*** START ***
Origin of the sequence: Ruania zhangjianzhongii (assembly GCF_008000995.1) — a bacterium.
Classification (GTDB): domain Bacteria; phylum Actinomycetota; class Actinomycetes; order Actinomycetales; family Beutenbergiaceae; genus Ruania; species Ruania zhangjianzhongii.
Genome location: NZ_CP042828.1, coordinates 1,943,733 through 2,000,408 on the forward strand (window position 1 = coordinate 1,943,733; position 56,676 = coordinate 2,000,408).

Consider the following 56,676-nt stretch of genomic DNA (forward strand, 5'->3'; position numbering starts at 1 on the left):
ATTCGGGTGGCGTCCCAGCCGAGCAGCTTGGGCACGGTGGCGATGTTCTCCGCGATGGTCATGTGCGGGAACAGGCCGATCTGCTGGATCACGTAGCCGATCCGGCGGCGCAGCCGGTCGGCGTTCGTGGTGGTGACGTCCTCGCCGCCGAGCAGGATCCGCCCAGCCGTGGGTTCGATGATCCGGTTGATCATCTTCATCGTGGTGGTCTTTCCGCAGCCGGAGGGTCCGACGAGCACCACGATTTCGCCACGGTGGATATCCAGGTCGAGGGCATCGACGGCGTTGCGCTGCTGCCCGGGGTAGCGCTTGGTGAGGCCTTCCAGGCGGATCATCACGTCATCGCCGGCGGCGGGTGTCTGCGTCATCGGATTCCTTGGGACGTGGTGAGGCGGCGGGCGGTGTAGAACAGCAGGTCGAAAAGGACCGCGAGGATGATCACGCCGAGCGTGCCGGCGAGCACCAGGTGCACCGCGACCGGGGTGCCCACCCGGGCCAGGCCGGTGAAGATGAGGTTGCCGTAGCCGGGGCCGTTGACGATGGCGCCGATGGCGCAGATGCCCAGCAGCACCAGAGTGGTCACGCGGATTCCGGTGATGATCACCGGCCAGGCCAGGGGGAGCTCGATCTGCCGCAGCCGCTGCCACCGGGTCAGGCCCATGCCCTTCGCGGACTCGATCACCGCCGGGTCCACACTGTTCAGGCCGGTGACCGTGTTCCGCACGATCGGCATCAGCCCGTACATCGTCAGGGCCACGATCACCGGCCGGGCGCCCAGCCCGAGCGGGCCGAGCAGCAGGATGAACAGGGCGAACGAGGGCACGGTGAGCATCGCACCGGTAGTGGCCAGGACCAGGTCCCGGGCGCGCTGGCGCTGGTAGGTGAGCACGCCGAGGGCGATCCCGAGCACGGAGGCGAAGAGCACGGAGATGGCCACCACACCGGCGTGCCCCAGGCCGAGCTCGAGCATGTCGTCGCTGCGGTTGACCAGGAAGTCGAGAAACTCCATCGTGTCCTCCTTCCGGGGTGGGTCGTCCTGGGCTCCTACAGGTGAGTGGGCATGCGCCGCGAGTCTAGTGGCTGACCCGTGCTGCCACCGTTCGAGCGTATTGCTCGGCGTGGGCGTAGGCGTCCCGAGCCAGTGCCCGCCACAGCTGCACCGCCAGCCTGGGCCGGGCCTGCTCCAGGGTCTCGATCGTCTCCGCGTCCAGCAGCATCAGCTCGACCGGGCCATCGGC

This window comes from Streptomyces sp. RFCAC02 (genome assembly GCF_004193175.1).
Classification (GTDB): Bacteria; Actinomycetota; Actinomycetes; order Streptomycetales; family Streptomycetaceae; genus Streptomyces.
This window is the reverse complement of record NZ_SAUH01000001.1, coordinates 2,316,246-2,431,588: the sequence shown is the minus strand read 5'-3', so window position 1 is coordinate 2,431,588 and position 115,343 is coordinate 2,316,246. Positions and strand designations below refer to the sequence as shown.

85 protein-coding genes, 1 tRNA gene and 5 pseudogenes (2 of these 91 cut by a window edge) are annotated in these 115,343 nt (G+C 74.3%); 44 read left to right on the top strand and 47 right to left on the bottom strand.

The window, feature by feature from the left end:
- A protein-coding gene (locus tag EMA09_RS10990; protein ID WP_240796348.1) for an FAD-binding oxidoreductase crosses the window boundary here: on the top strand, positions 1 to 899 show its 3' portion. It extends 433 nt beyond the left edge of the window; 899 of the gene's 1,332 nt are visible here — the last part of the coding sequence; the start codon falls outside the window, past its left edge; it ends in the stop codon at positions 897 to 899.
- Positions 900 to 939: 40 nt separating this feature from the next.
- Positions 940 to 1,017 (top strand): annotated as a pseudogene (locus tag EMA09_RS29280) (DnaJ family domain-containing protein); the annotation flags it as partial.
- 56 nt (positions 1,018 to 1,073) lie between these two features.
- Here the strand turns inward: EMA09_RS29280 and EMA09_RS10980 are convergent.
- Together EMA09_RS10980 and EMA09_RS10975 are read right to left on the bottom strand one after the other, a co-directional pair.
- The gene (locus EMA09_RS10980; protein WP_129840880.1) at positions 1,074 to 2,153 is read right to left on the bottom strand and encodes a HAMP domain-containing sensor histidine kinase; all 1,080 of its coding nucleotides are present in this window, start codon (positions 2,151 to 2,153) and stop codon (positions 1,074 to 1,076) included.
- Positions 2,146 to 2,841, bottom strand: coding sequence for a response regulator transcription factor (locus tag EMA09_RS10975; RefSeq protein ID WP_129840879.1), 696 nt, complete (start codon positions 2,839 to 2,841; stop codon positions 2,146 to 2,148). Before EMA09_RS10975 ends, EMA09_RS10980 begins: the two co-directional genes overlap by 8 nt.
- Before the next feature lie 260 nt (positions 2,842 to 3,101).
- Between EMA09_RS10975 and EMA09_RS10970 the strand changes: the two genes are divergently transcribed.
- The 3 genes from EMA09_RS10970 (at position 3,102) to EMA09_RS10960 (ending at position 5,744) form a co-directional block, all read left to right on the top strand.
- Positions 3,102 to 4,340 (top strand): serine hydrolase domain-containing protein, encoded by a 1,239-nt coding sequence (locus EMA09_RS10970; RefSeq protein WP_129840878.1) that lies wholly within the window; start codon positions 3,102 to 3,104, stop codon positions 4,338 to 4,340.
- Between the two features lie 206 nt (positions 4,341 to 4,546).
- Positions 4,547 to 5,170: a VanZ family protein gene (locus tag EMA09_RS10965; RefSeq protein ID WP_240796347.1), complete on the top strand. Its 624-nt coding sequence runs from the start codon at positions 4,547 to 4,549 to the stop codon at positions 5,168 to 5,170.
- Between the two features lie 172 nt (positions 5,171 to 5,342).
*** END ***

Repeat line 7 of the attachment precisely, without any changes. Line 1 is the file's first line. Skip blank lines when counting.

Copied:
Classification (GTDB): Bacteria; Actinomycetota; Actinomycetes; order Streptomycetales; family Streptomycetaceae; genus Streptomyces.